“Yet the reality is that ours is the poorest and weakest continent in the world … and our weakness is pathetic. Unity will not end our weakness, but until we unite, we cannot even begin to end that weakness.” (Taken from The Southern Times, December 16 2012.)
Africa is the richest continent on Earth. But Africa is deliberately portrayed as the weakest and poorest continent in the world.
This is a false picture and Africa internalised it for over 100 years.
Looking at the mineral resources of just three African countries, for argument’s sake, Angola, the DRC and Namibia, shows that our riches exceed the whole of Europe put together.
If Africa requires being economically strong, she should set herself a serious agenda for emulating and imitating similar toolboxes used by all rich nations.
We should disfavour export of raw material while importing finished goods.
Africa is reminded to remember that any country that is an expert on exporting raw materials and importing finished industrial goods remains poor.
Dudley Seers (1998) reminds Africa to remember that a good economy is the one that reduces poverty, unemployment and inequality.
For instance, the Gini coefficient (measure of inequality) for Namibia in 2010 stood at 0.58; the highest in the world.
The unemployment rate in Namibia in 2010 stood at 51.2 percent.
What do these figures tell us?
Surely, these horrible figures cannot be divorced from the lack of a manufacturing base!
We must remind African youth to remember a number of important lessons about the “economic past”.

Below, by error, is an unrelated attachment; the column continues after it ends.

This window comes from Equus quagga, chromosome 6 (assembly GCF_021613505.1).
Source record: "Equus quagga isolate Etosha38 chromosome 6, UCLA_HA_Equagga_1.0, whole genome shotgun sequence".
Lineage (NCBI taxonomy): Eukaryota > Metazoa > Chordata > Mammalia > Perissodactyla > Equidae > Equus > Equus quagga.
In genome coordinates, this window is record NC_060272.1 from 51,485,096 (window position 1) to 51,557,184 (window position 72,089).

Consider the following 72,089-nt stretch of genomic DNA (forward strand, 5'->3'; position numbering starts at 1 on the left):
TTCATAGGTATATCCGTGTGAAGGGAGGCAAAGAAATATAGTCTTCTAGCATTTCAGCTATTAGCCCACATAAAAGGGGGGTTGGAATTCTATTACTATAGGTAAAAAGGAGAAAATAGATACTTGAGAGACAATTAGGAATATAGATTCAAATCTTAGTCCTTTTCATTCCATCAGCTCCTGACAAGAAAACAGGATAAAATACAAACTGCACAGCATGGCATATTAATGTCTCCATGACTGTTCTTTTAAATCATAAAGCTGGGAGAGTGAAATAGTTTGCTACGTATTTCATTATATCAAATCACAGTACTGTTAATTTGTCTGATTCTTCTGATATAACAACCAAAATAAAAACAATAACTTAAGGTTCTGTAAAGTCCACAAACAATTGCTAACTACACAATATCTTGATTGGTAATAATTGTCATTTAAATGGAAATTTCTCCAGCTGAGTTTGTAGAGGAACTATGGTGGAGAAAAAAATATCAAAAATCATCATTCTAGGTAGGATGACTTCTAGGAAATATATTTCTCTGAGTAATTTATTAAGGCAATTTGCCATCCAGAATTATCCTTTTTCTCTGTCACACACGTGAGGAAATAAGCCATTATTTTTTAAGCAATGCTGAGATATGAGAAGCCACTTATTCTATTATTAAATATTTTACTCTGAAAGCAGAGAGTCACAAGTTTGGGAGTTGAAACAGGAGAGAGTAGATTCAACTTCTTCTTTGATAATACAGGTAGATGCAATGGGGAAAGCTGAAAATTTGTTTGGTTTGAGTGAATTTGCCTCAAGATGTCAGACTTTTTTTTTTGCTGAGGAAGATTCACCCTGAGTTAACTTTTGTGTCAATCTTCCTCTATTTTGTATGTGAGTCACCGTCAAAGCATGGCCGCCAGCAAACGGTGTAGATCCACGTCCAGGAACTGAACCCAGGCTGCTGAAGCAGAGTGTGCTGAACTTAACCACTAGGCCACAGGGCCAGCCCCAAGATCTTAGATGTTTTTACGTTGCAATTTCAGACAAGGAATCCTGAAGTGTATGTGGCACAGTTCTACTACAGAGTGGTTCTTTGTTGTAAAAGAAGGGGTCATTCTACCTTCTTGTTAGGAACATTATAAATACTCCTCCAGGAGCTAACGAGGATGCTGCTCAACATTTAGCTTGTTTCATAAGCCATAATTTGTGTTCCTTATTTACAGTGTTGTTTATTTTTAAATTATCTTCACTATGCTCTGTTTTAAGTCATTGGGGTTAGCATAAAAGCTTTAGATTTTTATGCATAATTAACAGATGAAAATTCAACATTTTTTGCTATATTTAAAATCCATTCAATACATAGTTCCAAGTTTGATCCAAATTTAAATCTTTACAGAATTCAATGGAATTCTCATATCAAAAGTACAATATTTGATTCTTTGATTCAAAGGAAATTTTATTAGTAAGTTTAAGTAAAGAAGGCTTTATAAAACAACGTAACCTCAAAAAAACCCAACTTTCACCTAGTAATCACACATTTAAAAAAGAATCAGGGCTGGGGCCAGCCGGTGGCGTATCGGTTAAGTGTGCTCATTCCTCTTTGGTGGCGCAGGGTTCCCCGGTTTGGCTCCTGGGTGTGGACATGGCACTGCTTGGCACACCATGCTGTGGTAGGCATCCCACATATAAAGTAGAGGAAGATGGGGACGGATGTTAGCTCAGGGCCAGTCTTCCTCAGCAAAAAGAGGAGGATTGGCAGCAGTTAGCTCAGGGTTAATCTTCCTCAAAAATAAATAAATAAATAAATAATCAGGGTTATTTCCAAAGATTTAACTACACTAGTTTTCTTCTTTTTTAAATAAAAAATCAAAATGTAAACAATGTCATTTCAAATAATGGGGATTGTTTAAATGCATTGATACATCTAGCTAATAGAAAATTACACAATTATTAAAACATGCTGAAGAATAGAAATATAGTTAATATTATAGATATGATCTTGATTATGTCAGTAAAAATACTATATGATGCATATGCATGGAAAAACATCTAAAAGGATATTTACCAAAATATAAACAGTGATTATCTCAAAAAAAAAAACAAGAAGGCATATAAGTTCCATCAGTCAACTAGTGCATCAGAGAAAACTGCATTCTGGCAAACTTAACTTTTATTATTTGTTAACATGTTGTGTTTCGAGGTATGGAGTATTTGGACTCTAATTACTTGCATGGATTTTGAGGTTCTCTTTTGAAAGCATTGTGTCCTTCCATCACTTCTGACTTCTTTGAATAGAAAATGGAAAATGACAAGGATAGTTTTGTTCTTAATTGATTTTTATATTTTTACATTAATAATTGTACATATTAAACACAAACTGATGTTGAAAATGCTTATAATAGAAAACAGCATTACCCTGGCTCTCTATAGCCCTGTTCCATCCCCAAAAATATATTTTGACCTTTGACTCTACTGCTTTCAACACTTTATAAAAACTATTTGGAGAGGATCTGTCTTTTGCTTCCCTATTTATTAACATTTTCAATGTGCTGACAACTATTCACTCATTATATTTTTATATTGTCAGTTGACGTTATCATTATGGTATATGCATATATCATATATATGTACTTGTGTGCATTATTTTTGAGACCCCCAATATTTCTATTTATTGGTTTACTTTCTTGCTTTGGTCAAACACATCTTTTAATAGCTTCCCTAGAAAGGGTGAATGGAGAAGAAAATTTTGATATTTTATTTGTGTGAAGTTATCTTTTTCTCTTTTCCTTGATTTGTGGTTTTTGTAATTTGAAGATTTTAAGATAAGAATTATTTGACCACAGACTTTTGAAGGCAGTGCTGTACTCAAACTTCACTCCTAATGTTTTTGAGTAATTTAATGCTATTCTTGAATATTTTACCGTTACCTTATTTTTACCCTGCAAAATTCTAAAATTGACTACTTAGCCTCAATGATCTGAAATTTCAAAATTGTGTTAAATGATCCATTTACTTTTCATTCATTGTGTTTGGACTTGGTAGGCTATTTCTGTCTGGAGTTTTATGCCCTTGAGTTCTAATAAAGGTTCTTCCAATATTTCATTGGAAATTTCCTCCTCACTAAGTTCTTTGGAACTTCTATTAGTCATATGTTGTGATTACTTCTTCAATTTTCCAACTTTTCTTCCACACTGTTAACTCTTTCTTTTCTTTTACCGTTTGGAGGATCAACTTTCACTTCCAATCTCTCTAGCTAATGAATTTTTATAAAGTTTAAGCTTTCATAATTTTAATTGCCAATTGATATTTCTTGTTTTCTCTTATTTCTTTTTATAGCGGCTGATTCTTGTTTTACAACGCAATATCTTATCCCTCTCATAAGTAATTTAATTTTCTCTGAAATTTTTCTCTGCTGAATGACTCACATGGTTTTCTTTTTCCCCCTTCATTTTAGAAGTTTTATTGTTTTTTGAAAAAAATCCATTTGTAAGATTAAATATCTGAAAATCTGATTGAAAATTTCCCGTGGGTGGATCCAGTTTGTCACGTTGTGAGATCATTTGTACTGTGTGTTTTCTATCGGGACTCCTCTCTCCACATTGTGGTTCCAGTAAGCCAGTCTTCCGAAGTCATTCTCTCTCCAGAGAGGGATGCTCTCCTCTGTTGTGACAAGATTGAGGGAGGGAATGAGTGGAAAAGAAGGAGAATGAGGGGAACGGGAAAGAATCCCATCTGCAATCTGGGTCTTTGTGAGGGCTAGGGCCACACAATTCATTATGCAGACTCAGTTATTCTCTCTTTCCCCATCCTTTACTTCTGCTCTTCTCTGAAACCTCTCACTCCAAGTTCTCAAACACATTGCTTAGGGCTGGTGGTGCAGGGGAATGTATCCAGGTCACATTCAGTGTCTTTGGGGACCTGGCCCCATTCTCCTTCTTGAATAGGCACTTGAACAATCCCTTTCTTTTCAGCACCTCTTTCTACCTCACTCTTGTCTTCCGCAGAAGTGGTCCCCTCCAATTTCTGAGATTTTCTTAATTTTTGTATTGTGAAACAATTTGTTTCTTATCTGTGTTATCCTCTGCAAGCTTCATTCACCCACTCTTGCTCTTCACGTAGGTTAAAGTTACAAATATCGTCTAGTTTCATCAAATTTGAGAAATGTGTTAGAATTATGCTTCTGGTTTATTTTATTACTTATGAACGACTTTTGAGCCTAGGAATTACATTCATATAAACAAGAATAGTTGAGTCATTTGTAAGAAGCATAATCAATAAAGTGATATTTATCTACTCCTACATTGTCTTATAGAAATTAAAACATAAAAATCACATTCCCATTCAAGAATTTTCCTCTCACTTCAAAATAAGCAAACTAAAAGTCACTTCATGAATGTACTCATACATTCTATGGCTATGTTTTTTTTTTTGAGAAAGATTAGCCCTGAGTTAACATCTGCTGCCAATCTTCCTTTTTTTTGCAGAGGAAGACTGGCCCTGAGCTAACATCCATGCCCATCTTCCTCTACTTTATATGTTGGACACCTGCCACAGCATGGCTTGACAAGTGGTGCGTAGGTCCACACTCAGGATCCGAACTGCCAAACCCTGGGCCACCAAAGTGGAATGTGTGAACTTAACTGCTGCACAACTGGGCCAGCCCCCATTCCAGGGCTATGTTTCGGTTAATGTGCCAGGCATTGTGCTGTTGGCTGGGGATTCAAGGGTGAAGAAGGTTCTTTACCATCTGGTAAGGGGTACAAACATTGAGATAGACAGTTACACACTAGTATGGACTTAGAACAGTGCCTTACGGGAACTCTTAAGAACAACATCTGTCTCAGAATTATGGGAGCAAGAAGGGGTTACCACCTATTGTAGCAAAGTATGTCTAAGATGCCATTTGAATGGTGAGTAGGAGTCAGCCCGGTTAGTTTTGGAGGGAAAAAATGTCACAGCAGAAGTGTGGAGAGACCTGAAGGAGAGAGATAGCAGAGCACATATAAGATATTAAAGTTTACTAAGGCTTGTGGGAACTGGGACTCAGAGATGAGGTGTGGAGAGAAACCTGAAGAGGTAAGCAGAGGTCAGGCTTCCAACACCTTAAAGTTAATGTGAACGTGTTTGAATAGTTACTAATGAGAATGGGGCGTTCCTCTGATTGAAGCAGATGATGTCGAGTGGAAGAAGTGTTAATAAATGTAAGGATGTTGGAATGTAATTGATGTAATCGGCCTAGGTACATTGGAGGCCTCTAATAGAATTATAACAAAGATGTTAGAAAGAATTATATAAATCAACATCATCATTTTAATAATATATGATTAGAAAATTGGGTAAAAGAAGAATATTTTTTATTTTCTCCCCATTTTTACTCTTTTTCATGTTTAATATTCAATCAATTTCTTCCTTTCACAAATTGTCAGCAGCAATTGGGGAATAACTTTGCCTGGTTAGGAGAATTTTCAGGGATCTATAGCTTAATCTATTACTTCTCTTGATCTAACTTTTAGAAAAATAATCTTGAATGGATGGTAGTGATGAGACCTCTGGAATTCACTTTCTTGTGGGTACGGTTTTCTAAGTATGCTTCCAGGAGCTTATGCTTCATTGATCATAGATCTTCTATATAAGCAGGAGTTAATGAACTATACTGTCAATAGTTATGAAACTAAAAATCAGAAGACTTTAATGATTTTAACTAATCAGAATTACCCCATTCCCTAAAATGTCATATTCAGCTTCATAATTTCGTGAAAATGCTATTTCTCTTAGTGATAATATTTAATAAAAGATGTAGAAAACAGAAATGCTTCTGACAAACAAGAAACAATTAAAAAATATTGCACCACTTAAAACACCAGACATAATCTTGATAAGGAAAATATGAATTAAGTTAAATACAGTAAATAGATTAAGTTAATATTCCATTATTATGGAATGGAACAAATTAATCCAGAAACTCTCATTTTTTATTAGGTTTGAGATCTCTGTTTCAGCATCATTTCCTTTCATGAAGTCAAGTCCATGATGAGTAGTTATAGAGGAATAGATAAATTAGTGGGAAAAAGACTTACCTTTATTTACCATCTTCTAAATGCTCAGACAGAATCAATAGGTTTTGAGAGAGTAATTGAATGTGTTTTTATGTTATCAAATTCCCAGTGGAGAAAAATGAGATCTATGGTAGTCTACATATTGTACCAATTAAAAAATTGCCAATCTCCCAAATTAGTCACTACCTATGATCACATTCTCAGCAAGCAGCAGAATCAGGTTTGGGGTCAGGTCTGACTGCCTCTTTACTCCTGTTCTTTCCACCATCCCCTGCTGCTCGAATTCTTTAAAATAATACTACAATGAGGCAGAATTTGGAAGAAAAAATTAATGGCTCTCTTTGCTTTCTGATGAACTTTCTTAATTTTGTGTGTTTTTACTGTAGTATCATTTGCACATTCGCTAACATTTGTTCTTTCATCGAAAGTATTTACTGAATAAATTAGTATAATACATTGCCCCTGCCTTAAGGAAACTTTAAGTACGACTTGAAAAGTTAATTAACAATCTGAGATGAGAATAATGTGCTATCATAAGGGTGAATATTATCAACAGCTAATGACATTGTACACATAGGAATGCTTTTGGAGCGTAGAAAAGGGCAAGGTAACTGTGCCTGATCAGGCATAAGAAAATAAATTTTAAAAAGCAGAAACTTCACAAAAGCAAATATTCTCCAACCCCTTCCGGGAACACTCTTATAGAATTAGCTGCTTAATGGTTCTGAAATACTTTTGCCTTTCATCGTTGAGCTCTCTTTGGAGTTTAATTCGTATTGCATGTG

Eric Arthur Blair (author of “Animal Farm” under the name George Orwell) wrote in the 1940s that “he who controls the past controls the future. He who controls the future controls the present”.
Economic history is important. But economic and historical knowledge is normally ignored.
And yet economic history tells us how the current rich countries became rich and the current poor countries became and remain poor.
Erik Reinert’s book is an attempt to answer these crucial questions. Any serious African politician and academic should read this book.
Firstly, Africa is reminded to remember that many of the most powerful civilisations that existed were not European (Boateng, 2011).
Boateng says Europe has been an expert in emulation and imitation of technologies and skills from other civillisations.
Secondly, Africa is reminded to remember that a good example of economic emulation was England in the 1400s.
Africa is reminded to remember that in order for England to get rid of poverty, it emulated and copied the economic structures of Venice and the Dutch Republic.
The city-state of Venice and the Dutch Republic during 1300s, Boateng writes, “were far away the best economic successful stories in the then poverty-stricken Europe”.
Venice was founded in 413AD and it soon became a centre of economic innovation, specialising in salt and maritime trade.
Venice and the Dutch Republic had industrial sectors and manufactured woolen cloth.